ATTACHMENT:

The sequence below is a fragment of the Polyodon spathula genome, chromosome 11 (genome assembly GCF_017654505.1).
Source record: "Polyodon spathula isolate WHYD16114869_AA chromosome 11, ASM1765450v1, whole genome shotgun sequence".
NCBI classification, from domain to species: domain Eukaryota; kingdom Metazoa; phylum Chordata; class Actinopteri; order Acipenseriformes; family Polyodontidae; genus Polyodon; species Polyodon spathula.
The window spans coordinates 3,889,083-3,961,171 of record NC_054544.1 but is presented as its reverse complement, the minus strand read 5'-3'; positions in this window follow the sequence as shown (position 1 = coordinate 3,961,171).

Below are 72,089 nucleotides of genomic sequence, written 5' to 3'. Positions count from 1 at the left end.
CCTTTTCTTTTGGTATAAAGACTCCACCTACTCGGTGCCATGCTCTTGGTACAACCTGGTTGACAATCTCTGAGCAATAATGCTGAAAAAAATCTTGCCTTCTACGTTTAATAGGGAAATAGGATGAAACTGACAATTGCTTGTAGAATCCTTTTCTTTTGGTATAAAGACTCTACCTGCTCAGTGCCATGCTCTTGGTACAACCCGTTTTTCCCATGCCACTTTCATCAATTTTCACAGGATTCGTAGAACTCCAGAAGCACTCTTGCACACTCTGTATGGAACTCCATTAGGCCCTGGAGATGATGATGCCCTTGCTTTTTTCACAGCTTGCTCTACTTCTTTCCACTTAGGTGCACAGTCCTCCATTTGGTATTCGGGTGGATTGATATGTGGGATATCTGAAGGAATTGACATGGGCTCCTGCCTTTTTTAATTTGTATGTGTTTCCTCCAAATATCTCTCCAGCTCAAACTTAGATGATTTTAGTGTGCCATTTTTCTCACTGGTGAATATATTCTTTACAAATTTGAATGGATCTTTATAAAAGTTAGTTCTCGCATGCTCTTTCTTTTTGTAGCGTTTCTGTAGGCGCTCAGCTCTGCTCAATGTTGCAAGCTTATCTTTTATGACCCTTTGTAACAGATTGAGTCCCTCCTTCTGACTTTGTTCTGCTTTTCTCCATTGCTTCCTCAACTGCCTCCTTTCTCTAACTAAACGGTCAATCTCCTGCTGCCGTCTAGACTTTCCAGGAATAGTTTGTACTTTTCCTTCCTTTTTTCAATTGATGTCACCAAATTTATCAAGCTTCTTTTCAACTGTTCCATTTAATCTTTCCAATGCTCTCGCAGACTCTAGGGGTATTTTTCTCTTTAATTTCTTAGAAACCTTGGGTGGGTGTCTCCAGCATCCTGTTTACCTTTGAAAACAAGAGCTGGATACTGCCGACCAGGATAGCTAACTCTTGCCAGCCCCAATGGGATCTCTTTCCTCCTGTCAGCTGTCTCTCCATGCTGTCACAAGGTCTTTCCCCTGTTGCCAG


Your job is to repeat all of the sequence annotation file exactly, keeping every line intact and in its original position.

The sequence below is a fragment of the Polyodon spathula genome, chromosome 11 (genome assembly GCF_017654505.1).
Source record: "Polyodon spathula isolate WHYD16114869_AA chromosome 11, ASM1765450v1, whole genome shotgun sequence".
NCBI classification, from domain to species: domain Eukaryota; kingdom Metazoa; phylum Chordata; class Actinopteri; order Acipenseriformes; family Polyodontidae; genus Polyodon; species Polyodon spathula.
The window spans coordinates 3,889,083-3,961,171 of record NC_054544.1 but is presented as its reverse complement, the minus strand read 5'-3'; positions in this window follow the sequence as shown (position 1 = coordinate 3,961,171).

Below are 72,089 nucleotides of genomic sequence, written 5' to 3'. Positions count from 1 at the left end.
CCTTTTCTTTTGGTATAAAGACTCCACCTACTCGGTGCCATGCTCTTGGTACAACCTGGTTGACAATCTCTGAGCAATAATGCTGAAAAAAATCTTGCCTTCTACGTTTAATAGGGAAATAGGATGAAACTGACAATTGCTTGTAGAATCCTTTTCTTTTGGTATAAAGACTCTACCTGCTCAGTGCCATGCTCTTGGTACAACCCGTTTTTCCCATGCCACTTTCATCAATTTTCACAGGATTCGTAGAACTCCAGAAGCACTCTTGCACACTCTGTATGGAACTCCATTAGGCCCTGGAGATGATGATGCCCTTGCTTTTTTCACAGCTTGCTCTACTTCTTTCCACTTAGGTGCACAGTCCTCCATTTGGTATTCGGGTGGATTGATATGTGGGATATCTGAAGGAATTGACATGGGCTCCTGCCTTTTTTAATTTGTATGTGTTTCCTCCAAATATCTCTCCAGCTCAAACTTAGATGATTTTAGTGTGCCATTTTTCTCACTGGTGAATATATTCTTTACAAATTTGAATGGATCTTTATAAAAGTTAGTTCTCGCATGCTCTTTCTTTTTGTAGCGTTTCTGTAGGCGCTCAGCTCTGCTCAATGTTGCAAGCTTATCTTTTATGACCCTTTGTAACAGATTGAGTCCCTCCTTCTGACTTTGTTCTGCTTTTCTCCATTGCTTCCTCAACTGCCTCCTTTCTCTAACTAAACGGTCAATCTCCTGCTGCCGTCTAGACTTTCCAGGAATAGTTTGTACTTTTCCTTCCTTTTTTCAATTGATGTCACCAAATTTATCAAGCTTCTTTTCAACTGTTCCATTTAATCTTTCCAATGCTCTCGCAGACTCTAGGGGTATTTTTCTCTTTAATTTCTTAGAAACCTTGGGTGGGTGTCTCCAGCATCCTGTTTACCTTTGAAAACAAGAGCTGGATACTGCCGACCAGGATAGCTAACTCTTGCCAGCCCCAATGGGATCTCTTTCCTCCTGTCAGCTGTCTCTCCATGCTGTCACAAGGTCTTTCCCCTGTTGCCAG